Try this for a little light relief. ......... Most of the advice is as good today as when the film was made

http://youtu.be/C6oGa1bqe1U
29th Dec 2014, 15:01

Join Date: Jul 2007
Location: Netherlands
Posts: 122
CH is 120°. Deviation is +4°. Variation is 5° W. Wind correction angle is 8° Right. TT is: (choose below)
111°
127°
113°
129°

120-4-5-8=103 (T) ???

CH is 224°. Deviation is -3°. Variation is 4° W. TH is:
217°
223°
225°
231°

224+3-4 = 223(T) = answer b

CH is 317°. Deviation is +3°. Variation is 5° W. Wind correction angle is 10° right. TT is:
309°
305°
329°
325°

317-3-5-10 = 299 (T) ???

CH is 098°. Deviation is +2°. Variation is -8° and drift is 5° Left. TT is:
087°
093°
097°
109°

098-2+8+5 = 109 (T) = answer d

have I gone wrong somewhere on questions 1 and 3 ???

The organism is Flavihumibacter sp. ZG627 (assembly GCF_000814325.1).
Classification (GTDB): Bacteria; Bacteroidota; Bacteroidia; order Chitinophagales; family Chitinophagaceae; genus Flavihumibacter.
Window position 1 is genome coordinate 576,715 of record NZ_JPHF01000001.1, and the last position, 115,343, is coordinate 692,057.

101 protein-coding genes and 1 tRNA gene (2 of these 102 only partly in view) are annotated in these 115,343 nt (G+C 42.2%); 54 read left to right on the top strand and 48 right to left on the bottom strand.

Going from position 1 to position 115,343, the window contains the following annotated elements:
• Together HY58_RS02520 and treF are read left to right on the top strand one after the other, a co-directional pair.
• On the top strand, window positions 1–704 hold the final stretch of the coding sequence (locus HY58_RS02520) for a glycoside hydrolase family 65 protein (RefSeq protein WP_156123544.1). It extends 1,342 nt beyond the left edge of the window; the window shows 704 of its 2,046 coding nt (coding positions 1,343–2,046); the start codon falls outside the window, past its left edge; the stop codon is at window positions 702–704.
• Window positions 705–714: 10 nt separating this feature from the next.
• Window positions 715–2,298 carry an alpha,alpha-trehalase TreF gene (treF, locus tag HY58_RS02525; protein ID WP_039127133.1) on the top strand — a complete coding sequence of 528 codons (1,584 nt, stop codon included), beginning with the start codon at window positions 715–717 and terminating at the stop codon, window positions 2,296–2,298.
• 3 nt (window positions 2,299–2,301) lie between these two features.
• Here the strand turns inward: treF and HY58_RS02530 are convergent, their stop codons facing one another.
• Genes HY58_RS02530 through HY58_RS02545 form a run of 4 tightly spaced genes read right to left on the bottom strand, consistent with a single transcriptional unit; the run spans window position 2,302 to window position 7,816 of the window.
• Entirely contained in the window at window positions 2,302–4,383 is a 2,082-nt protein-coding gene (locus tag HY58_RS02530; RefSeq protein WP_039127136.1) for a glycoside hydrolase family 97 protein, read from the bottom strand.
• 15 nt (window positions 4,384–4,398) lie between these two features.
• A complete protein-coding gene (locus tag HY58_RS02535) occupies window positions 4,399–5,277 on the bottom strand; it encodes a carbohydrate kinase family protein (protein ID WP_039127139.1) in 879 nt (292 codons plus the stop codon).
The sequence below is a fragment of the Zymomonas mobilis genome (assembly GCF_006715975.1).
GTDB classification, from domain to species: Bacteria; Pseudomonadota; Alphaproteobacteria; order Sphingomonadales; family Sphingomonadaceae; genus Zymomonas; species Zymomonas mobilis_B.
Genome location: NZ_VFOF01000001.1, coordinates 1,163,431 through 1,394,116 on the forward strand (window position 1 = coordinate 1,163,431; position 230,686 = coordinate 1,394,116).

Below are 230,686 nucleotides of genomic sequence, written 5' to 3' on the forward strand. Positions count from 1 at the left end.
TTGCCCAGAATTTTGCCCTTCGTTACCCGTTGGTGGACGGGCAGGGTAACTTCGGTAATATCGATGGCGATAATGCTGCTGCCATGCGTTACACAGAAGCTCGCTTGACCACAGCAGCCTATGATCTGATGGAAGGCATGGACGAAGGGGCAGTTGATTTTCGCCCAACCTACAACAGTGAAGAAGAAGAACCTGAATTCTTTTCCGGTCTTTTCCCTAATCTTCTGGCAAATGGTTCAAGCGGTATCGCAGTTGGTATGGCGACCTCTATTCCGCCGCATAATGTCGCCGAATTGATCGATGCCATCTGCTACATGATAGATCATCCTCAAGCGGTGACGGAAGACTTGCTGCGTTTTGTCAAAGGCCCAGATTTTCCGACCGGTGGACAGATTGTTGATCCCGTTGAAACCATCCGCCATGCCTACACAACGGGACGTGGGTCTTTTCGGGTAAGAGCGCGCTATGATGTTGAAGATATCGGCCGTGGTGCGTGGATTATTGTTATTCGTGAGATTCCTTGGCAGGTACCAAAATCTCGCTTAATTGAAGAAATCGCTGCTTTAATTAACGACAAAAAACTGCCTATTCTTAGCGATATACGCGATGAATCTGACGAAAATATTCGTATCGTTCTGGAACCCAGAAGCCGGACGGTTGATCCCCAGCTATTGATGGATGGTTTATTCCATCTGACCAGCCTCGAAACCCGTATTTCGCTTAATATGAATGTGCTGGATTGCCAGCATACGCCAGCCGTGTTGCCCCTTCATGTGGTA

29th Dec 2014, 17:17

Join Date: Dec 2011
Location: Augusta, Georgia, USA (back from Germany again)
Posts: 147
Backwards?

I'm intrigued by these questions. I've been in some form of adult technical/nuclear education most of my life. In my experience test questions come from objectives that come from job/task analysis - "what does the individual have to know to do the job?"

A training objective might be: "Given a true course, an aeronautical chart, and a compass deviation card, CALCULATE the required compass heading required for a flight."

In the real world you draw a pencil line on the chart, measure the angle in degrees (true) then apply the magic (TVMDC+W) to find what number you want to look at in the cockpit.

These questions all look like they start with the compass heading and ask you to find the true course. If so, this is backwards from what actually happens. This is not a skill required of a pilot.

Am I missing something?

Terry
29th Dec 2014, 17:31

Join Date: Nov 2000
Location: Cambridge, England, EU
Posts: 3,437
In the real world you draw a pencil line on the chart, measure the angle in degrees (true) then apply the magic (TVMDC+W) to find what number you want to look at in the cockpit.